Anaheim Ducks

Video: Corey Perry pulls Timonen into Blackhawks’ goalie Crawford

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Corey Perry certainly isn’t doing anything to endear himself to the Chicago Blackhawks, including goalie Corey Crawford.

What else would you expect?

In the first period of Game 4, Perry grabbed Chicago defenseman Kimmo Timonen and sent him into Crawford after he covered the puck, stopping play.

Perry has been pestering Crawford throughout the series, as the Ducks have tried to make life miserable for the Chicago puck stopper. Following Game 3, Crawford came out and said he was getting bumped. “It wasn’t enough to get called, but it was enough on that one (to be) a little distraction,” he said.

Video: Saad scores on short-handed breakaway after official, Ducks d-man get tangled up

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Brandon Saad opened the scoring for the Chicago Blackhawks in Game 4, burying his shot top corner on a short-handed breakaway late in the first period.

Saad was able to get away through the neutral zone, after Anaheim Ducks defenseman Francois Beauchemin got tangled up with referee Chris Rooney at the Chicago blue line. Still, Saad was also able to get by Ryan Kesler, known for his excellent skating ability, on his way to the net.

Ducks’ Wisniewski felt ‘confusion, anger’ at first as a healthy scratch

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James Wisniewski has yet to see any ice time in these Stanley Cup playoffs, despite the Anaheim Ducks bringing him over from Columbus at the trade deadline in an attempt to bolster their blue line with a veteran defenseman.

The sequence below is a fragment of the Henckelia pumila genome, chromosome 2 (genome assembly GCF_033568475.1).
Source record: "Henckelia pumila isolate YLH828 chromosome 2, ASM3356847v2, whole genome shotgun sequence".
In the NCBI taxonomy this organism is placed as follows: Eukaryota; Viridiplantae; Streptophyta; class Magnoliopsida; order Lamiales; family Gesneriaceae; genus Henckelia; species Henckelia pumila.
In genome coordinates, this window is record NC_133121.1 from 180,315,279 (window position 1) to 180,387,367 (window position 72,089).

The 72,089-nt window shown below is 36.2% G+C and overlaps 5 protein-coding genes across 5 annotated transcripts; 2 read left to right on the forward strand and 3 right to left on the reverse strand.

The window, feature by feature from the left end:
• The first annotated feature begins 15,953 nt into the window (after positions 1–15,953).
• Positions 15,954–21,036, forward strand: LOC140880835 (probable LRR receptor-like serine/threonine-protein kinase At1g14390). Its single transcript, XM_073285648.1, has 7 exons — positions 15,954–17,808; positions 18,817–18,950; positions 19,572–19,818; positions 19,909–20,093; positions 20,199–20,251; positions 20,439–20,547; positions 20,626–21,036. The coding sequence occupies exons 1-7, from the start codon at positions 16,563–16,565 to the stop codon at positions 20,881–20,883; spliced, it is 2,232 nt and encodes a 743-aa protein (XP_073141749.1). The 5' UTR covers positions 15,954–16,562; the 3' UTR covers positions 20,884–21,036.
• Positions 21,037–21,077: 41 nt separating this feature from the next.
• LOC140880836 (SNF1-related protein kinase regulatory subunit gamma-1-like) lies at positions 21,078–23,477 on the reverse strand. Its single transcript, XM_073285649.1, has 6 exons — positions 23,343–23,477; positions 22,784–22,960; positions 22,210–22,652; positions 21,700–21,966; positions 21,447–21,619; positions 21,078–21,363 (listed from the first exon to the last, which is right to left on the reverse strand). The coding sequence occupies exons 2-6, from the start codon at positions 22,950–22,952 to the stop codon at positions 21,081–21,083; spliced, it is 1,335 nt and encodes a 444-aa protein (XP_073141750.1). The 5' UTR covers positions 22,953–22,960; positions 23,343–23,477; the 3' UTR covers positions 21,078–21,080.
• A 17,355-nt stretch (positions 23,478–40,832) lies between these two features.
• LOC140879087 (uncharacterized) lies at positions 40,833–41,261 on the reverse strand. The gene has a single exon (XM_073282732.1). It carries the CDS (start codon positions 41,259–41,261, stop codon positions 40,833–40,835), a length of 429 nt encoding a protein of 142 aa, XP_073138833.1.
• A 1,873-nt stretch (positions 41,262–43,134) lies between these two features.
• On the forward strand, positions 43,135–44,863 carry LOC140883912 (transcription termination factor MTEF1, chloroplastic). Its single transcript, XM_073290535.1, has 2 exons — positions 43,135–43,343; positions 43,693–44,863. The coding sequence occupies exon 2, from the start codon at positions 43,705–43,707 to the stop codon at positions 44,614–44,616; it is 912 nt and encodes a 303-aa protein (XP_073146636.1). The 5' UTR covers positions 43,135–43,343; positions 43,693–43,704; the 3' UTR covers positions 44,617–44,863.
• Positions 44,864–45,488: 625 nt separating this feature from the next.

Wisniewski was made a healthy scratch in the series opener against the Winnipeg Jets, and nothing has changed since then. He hasn’t played since April 11. But he knows he could get called into action at any time in these playoffs.

“It’s hard to argue when we’re 10-2 in the playoffs,” Wisniewski told the L.A. Times. “There was confusion at first, then anger, but you need to be professional, because I never know when I’m going to get tapped. Injury could happen. They could ask me to fill a duty.

“The only way to do that is to stay at 100%, be ready to go when called on.

“Dwelling on the situation, being negative, doesn’t help. There’s too much to live for rather than moaning about something. With age, you realize the important things in life.”